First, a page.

After a while, she cleared her throat.  “What is it?” she asked.  I lifted my head and looked into her still face.  She looked at once, pained and wary, weak and haughty.  I had no idea what she was thinking about me.  Tears spilled rapidly from my stinging eyes.

“Oh I’ve messed up, I’ve messed everything up!” I moaned, finding her hands with my own and holding them tight.  I felt her thin fingers like sticks inside my palms.  “My head…oh it was hurting so much, and I’ve took it out on you, I’ve taken everything out on you, and oh I am so sorry baby, so sorry…it’s all got too much!  All of it!  I can’t think straight!”

She smiled, slightly.  It came and went.  She pushed my head back down into her lap, and tugged one hand free of mine.  It came back to my head, pausing, before rifling gently through my hair.  “Calm down,” I heard her say to me.  “You just need to calm down.  It’s okay.”

“I went to the shop,” I mumbled from her lap.  “He was there.  I spoke to him.”

Her hand froze on my scalp.  “Danny?”

“Yes..yes baby, he’s okay, he’s back working there.”

“Well see, I told you didn’t I?” She sounded nervous I thought.  She swallowed and coughed.  “I told you he would be okay.  We have to respect his decision Lee.  He doesn’t have to live with us if he doesn’t want to.  Give him some time.”

“I know, I know, I see that now,” I told her, squeezing her one hand between mine.  “I know you were right baby, you were right about it all…I think it just all got to me, all the moving house, and stress at work, and him running off, because I didn’t want you to be hurt and upset baby.  I didn’t want that.”

Her body felt stiff under my head.  I nestled my cheek into her thigh.  “He was okay though?”

“Oh yes, yes, full of it as always.  His boss threatened to call the cops on me if I didn’t leave.”

“Well just don’t go there again,” she told me, her tone a little brittle I thought, a little annoyed.  “Just leave him alone, let him have his space.  He’ll be fine as he is.  Perhaps he’ll call me or come and see me when he’s ready.  But I’m just going to wait Lee.  I just want to wait.  Alright?”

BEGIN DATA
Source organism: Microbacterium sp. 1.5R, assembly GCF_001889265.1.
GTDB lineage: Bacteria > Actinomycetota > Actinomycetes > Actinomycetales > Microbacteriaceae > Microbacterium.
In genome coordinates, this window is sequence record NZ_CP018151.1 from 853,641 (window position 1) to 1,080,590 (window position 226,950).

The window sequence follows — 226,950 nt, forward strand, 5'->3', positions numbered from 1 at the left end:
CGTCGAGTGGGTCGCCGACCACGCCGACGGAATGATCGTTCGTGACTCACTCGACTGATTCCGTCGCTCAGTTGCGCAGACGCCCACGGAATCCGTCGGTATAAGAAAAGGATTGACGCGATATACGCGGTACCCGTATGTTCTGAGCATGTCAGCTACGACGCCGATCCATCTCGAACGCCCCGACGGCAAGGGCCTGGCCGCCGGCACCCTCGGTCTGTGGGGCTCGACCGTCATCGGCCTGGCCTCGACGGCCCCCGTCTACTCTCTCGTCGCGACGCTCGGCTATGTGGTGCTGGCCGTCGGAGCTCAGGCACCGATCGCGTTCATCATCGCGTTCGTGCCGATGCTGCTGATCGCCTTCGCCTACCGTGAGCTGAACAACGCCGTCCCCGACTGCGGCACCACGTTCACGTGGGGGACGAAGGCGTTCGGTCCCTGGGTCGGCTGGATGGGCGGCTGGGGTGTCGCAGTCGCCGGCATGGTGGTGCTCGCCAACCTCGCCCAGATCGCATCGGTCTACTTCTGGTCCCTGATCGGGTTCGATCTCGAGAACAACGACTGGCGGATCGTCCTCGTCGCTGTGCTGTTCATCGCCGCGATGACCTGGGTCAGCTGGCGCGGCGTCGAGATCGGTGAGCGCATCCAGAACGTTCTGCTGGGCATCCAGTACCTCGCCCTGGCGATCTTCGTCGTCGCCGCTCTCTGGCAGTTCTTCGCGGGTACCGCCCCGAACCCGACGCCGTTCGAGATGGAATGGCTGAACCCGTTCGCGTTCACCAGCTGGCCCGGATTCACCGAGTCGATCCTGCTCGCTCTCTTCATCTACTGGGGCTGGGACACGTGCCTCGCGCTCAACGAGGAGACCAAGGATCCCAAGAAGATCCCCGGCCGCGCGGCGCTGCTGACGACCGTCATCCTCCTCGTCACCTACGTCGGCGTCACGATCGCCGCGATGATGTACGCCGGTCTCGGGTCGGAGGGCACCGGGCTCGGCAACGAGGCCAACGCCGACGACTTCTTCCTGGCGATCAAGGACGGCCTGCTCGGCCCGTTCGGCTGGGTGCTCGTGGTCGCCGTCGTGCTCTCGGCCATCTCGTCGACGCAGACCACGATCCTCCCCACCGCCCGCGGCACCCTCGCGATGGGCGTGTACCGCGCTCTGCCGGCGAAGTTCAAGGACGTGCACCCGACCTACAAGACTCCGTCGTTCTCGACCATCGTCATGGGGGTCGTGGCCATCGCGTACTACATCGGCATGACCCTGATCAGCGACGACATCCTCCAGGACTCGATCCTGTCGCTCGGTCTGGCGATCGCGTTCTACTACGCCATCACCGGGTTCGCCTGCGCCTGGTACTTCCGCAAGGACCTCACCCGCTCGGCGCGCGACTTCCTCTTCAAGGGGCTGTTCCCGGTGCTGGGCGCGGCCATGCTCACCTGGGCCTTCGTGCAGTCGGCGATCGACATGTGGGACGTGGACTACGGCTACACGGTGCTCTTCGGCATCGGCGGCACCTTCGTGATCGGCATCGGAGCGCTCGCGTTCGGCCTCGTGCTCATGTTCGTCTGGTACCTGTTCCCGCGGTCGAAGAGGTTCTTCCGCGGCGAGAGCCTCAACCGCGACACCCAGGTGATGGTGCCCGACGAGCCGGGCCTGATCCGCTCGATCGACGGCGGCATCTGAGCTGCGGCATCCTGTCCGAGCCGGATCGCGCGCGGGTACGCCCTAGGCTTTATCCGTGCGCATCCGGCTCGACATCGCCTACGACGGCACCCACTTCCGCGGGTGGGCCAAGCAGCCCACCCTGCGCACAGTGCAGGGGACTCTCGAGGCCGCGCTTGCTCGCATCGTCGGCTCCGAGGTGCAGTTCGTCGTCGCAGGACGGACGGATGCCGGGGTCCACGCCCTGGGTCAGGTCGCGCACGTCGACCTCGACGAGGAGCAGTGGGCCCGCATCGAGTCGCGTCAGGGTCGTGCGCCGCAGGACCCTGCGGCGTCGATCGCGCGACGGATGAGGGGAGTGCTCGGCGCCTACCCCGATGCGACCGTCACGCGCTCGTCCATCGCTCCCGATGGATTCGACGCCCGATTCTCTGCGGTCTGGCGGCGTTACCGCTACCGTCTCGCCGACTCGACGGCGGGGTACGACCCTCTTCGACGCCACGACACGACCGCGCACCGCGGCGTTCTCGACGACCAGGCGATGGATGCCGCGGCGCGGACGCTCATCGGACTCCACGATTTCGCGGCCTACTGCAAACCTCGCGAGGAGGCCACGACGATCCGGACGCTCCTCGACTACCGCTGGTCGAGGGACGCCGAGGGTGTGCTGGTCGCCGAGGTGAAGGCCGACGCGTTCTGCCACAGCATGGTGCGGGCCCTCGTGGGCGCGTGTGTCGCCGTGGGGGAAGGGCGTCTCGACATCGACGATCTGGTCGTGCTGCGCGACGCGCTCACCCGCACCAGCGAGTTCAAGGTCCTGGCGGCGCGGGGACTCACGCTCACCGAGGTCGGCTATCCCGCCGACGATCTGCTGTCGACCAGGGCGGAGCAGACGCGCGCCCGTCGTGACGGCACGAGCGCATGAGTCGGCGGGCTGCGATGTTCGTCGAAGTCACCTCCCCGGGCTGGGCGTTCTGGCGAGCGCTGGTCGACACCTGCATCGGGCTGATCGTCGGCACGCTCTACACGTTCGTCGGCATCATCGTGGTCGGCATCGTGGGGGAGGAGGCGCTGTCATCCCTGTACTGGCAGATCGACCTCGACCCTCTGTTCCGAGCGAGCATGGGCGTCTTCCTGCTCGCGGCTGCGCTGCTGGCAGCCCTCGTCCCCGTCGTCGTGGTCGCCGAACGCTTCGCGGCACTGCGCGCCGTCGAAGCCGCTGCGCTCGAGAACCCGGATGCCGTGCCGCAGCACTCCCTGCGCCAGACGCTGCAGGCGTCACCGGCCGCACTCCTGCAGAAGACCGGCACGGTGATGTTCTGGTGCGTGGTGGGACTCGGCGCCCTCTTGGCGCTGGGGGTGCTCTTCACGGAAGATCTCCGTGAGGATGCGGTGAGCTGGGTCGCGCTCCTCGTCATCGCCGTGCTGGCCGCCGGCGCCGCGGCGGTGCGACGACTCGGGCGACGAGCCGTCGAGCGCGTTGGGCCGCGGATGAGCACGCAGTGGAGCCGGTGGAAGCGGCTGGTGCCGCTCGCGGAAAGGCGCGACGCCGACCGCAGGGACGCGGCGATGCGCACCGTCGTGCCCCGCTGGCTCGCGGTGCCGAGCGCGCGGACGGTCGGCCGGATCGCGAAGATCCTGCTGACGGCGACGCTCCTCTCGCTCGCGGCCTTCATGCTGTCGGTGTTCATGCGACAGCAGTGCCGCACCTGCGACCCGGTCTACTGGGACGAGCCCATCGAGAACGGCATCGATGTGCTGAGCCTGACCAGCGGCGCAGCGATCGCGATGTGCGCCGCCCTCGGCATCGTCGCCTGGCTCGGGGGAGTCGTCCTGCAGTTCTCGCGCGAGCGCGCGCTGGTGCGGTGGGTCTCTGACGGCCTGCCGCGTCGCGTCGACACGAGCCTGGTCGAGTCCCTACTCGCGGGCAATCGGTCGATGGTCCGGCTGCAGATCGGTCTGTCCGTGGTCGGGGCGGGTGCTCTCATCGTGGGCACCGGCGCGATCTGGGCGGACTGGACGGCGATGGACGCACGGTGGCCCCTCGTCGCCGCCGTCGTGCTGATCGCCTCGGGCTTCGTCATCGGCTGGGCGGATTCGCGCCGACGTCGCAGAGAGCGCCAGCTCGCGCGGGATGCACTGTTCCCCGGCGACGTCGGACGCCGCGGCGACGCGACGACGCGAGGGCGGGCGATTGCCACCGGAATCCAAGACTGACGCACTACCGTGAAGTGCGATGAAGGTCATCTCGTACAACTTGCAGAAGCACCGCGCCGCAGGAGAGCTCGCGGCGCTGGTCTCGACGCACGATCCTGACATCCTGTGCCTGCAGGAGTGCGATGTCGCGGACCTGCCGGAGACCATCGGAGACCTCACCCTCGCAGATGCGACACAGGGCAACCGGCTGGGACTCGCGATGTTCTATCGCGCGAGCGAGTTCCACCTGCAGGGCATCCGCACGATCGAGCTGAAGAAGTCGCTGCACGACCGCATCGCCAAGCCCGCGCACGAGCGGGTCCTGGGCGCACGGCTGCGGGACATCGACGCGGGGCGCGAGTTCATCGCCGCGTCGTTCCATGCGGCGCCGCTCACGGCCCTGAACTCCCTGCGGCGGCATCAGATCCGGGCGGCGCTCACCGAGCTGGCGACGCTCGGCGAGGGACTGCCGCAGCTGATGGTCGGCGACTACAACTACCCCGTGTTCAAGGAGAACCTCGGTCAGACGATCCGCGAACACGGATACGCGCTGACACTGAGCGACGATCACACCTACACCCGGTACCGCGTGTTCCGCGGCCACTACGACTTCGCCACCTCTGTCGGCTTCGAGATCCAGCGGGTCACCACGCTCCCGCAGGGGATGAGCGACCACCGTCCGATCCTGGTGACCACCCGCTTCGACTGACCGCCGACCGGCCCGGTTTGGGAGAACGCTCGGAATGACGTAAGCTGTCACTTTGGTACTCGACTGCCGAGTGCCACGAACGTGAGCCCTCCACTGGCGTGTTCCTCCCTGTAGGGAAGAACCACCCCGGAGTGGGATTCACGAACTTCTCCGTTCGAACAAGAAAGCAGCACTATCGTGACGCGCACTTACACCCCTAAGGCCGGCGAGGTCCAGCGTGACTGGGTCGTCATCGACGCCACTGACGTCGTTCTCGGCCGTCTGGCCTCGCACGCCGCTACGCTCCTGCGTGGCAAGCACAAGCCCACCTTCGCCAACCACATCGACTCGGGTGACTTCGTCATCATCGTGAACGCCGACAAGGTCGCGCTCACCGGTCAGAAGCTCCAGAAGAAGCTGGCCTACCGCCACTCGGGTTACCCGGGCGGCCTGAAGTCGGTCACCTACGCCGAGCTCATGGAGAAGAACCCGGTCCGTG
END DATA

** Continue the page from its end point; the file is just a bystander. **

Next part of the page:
I felt tight with resentment and spite, but I reeled it in, and closed my eyes in her lap.  I took deep breaths and spoke softly to her.  “I know, you’re right.  I keep trying to be a dad to him, and it’s not what he wants, is it?  I just thought, you know, eventually…And work, god it’s a nightmare honey…so much to do, so much going on…oh I know it will all iron itself out eventually, but oh god, I’ve got to relax, I’ve got to stop taking on so much and taking it all out on you.  It just pains me you know?  Do you know?”  I gave her a moment to reply and when she didn’t, I sighed against her legs.  “Honey, I never thought I wanted kids until I met you, and then I realised I had just never met the person I wanted to have kids with…and now it’s too late. I thought I could be a dad to Danny but he never wanted to let me, did he?  That’s why it mattered so much to me, you know? That’s why I’ve been trying so hard to find him.  It’s not good baby, the way his life is gonna’ go, holed up in some shitty godforsaken place with druggies and criminals!  Throwing his life away…He could have worked for me, you know?  I was hoping he would.  I could have shown him the ropes at the club.”

“Well he is not like you,” she said then, and her voice came like an icy wind, slicing into my brain, bristling under my skin.  “He’s not into flash cars, and sharp suits, and fancy clubs Lee.  He just likes his music and his friends, so that was never going to happen.”

I forced the words out before I could think about it too much.  “I know, I know, I was wrong. I know that now.  I’ll leave him alone.”

“For now,” she added, her tone softening just a little bit, and her hand returning to stroke hesitantly at my skull.  “It’s best for now.  We can concentrate on us, hey?  Being on our own.”

“Yes, I know, yes, you’re right.  You’re right honey.”

The right words, I thought, chosen carefully. 

Leave him alone.

Alright then.

Give it time.  For now.  For now.